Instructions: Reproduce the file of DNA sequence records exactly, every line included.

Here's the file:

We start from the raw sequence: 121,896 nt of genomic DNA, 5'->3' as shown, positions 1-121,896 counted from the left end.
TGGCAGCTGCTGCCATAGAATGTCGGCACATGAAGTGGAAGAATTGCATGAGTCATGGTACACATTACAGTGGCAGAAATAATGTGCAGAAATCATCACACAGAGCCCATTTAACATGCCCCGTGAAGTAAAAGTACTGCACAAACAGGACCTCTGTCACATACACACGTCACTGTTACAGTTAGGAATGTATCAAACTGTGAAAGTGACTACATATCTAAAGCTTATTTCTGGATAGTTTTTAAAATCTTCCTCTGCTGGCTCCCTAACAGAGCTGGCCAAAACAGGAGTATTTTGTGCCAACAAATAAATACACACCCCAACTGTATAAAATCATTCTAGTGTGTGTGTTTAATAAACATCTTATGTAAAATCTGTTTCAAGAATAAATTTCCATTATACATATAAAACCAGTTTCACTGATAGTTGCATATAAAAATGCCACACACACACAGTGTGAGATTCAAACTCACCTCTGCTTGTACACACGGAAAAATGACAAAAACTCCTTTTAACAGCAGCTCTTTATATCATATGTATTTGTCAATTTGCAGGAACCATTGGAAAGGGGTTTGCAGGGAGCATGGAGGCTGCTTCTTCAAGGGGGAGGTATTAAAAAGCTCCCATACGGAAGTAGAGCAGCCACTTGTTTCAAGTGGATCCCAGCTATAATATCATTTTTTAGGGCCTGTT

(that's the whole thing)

We start from the raw sequence: 121,896 nt of genomic DNA, 5'->3' as shown, positions 1-121,896 counted from the left end.
TGGCAGCTGCTGCCATAGAATGTCGGCACATGAAGTGGAAGAATTGCATGAGTCATGGTACACATTACAGTGGCAGAAATAATGTGCAGAAATCATCACACAGAGCCCATTTAACATGCCCCGTGAAGTAAAAGTACTGCACAAACAGGACCTCTGTCACATACACACGTCACTGTTACAGTTAGGAATGTATCAAACTGTGAAAGTGACTACATATCTAAAGCTTATTTCTGGATAGTTTTTAAAATCTTCCTCTGCTGGCTCCCTAACAGAGCTGGCCAAAACAGGAGTATTTTGTGCCAACAAATAAATACACACCCCAACTGTATAAAATCATTCTAGTGTGTGTGTTTAATAAACATCTTATGTAAAATCTGTTTCAAGAATAAATTTCCATTATACATATAAAACCAGTTTCACTGATAGTTGCATATAAAAATGCCACACACACACAGTGTGAGATTCAAACTCACCTCTGCTTGTACACACGGAAAAATGACAAAAACTCCTTTTAACAGCAGCTCTTTATATCATATGTATTTGTCAATTTGCAGGAACCATTGGAAAGGGGTTTGCAGGGAGCATGGAGGCTGCTTCTTCAAGGGGGAGGTATTAAAAAGCTCCCATACGGAAGTAGAGCAGCCACTTGTTTCAAGTGGATCCCAGCTATAATATCATTTTTTAGGGCCTGTT